Duke Energy Corp. (DUK) said added customers and higher rates boosted profit 26 percent in the third quarter, the first full period since its takeover of Progress Energy Inc. made it the largest U.S. utility owner.
Net income increased to $594 million, or 85 cents a share, from $472 million, or $1.06, a year earlier, Charlotte, North Carolina-based Duke said in a statement today. Excluding costs from the merger and construction of Indiana power plant, per- share profit was 3 cents more than the average of 15 analysts’ estimates compiled by Bloomberg. Sales rose 70 percent to $6.72 billion.
“At first blush, it looks roughly in line with expectations,” Paul Patterson, a New York-based utility analyst at Glenrock Associates LLC, said today in an interview. Patterson doesn’t rate the shares or own the stock.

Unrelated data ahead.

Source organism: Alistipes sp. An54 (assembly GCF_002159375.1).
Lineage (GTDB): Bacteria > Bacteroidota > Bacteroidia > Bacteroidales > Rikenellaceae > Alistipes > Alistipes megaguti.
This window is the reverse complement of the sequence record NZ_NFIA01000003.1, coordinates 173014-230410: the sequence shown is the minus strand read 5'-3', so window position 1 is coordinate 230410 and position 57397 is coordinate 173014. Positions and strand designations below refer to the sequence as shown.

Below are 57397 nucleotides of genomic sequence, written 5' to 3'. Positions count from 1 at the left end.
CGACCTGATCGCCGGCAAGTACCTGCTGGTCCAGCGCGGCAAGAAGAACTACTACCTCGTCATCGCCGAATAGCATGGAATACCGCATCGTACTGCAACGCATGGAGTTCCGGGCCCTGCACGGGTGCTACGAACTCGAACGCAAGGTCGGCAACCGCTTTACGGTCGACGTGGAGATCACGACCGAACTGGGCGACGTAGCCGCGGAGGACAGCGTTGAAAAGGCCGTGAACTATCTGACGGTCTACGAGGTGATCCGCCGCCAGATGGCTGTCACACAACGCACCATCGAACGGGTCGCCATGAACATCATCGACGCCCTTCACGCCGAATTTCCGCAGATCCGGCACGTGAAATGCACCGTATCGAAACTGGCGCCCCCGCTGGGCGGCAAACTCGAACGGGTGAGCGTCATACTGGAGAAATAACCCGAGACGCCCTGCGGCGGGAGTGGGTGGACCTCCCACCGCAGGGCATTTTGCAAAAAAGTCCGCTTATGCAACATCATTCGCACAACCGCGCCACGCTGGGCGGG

Higher power rates helped make up for cooler weather that reduced energy demand and lower earnings from its international business and commercial unit, Chief Financial Officer Lynn Good said today in a telephone interview. The company reaffirmed its outlook for adjusted 2012 earnings of $4.20 to $4.35 a share.
Utility income more than doubled with the addition of Progress customers in North Carolina, South Carolina and Florida. The number of homes and businesses paying state- regulated rates to Duke’s rose 78 percent to 7.1 million.
In North Carolina, where Duke sells power to 3.2 million homes and businesses, the third quarter was the coolest in three years, according to the National Climatic Data Center. Weather- driven demand for cooling fell about 9 percent from a year earlier, according to data compiled by Bloomberg.
Weather also was cooler than a year earlier in Florida, Ohio, Indiana, and Kentucky, where Duke sells power to 3.9 million homes and businesses, according to data compiled by Bloomberg.
Duke’s all-stock acquisition of Raleigh, North Carolina- based Progress closed on July 2. The company announced the next morning that it replaced Progress Chief Executive Officer Bill Johnson with Duke CEO Jim Rogers, who was to have become executive chairman. The change triggered investigations by North Carolina regulators and the state’s attorney general.
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